Here is a good question from one of our readers: “Why is blood group O+ not a universal donor?”
We’ve talked here before about the 6 types of necrosis. One type, fibrinoid necrosis, is sort of an outlier – it’s added at the end of the list of main types of necrosis as if it doesn’t quite belong in the list (Robbins calls it a “special” type of necrosis).
Here’s a question that I got by email yesterday and it’s such a good one that I want to share it with everyone.
Tagsacute leukemia acute lymphoblastic leukemia acute myeloid leukemia acute promyelocytic leukemia Add new tag anemia b cells blood smear bone marrow brain tumors carcinoma cases chronic myelofibrosis chronic myeloid leukemia chronic myeloproliferative disorders coagulation cortisol cytochemistry cytogenetics essential thrombocythemia heart hemophilia immunology infection inflammation kaplan kidney laboratory tests lymphocyte lymphocytes lymphoma macrophages neoplasia neutrophil normal photoblog polycythemia vera red blood cells red cells sickle cell anemia skin squamous cell carcinoma stains student questions t cells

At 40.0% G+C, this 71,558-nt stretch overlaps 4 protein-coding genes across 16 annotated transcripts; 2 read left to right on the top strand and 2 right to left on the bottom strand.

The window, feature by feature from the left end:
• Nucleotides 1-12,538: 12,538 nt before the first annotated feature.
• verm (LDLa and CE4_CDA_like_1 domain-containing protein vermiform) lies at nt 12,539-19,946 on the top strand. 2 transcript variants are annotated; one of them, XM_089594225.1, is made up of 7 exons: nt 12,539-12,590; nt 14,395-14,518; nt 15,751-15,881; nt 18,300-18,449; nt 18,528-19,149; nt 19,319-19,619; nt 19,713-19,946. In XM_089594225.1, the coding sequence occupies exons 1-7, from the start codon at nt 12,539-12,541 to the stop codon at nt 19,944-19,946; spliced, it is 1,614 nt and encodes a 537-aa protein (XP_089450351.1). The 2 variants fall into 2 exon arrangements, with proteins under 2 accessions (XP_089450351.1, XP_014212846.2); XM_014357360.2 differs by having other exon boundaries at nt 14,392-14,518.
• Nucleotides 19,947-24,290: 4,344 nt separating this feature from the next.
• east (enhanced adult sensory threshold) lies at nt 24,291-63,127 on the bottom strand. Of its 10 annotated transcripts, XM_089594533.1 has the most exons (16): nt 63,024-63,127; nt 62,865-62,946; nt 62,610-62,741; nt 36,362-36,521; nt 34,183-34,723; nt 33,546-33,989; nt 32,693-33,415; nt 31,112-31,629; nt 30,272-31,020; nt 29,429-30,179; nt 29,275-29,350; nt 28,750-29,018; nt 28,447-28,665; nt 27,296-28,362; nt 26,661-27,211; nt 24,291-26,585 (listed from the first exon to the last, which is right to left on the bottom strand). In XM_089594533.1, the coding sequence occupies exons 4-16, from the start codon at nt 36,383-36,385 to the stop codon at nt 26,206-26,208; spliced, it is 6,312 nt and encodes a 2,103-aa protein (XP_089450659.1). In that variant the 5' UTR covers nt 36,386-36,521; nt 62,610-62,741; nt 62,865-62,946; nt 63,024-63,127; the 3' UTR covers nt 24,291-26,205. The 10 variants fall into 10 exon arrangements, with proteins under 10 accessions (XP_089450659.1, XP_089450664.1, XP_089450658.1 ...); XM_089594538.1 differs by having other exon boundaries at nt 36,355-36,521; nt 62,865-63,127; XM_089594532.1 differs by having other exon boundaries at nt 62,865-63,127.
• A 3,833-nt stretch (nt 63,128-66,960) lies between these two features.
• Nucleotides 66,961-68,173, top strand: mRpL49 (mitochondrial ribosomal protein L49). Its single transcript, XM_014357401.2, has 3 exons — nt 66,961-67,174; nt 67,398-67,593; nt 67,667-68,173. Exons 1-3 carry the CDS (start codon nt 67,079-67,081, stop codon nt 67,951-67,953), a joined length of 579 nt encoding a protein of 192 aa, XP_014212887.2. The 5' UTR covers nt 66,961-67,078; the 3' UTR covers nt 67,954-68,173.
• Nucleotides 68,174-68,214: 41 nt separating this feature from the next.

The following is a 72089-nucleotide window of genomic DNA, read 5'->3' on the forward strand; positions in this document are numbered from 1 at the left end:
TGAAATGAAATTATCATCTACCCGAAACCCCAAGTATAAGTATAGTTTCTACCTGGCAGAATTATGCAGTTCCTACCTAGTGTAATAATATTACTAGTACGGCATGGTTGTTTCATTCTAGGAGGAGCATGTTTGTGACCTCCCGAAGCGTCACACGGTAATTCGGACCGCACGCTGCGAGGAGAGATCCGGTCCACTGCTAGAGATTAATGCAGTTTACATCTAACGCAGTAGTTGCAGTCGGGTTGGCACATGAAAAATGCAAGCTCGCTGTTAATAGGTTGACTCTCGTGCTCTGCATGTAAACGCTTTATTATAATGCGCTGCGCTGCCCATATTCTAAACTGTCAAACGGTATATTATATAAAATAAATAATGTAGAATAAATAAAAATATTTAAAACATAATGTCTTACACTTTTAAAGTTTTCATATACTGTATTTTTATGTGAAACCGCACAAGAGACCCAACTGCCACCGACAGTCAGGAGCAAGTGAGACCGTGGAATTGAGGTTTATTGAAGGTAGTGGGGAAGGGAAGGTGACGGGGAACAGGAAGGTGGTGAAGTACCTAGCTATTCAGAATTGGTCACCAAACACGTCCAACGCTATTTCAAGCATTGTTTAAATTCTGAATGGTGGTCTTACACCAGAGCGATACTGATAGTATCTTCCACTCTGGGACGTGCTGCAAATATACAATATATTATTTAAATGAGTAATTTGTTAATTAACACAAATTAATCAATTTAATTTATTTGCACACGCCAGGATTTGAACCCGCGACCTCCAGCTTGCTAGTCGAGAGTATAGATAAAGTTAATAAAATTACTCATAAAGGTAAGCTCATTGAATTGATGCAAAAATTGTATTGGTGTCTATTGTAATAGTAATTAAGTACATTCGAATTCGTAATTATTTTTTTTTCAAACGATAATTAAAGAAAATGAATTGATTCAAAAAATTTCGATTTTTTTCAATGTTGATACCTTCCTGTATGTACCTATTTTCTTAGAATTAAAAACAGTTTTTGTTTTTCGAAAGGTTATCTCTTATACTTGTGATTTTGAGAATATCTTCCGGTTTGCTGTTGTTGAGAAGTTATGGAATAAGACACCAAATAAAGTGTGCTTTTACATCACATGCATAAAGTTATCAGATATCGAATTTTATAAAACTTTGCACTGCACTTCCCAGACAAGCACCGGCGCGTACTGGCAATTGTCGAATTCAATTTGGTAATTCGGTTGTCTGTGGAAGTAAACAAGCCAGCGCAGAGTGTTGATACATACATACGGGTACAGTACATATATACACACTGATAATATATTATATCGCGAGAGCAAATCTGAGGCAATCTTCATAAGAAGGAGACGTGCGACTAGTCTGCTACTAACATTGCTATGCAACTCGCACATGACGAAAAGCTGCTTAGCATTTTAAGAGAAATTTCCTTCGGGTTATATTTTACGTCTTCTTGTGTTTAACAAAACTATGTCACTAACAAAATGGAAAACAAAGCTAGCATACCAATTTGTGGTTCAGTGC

- Kristine said So glad you liked it! Thank you!
- Chikaodiri said Wow so simplistic. Thank you Dr. Kristine.
- Papa Bear said Thank you so much for clarifying! I really appreciate it!
- Mustafa said So good
- Omar said Thanks So much for such amazing bites
- Mina said Great, condensed, to the point, and clear answer. Thank you so much for sharing your knowledge in a...
- vinh said thanks ! it’s very helpful
- Vev said Ok.thank you very much
- Kristine said Oh – no, I just meant as the red cells continue to move through the blood vessels into warmer...
- Vev said Thank you very much for the explanation. I have just one question. You wrote….as the red cells...
- Dijana said Caution. LAP also low in MDS, and PNH. Nicely done, all in all! Thanks!
- Tayeeb ahmed said Thanks this is very helpfull…i like ur writing style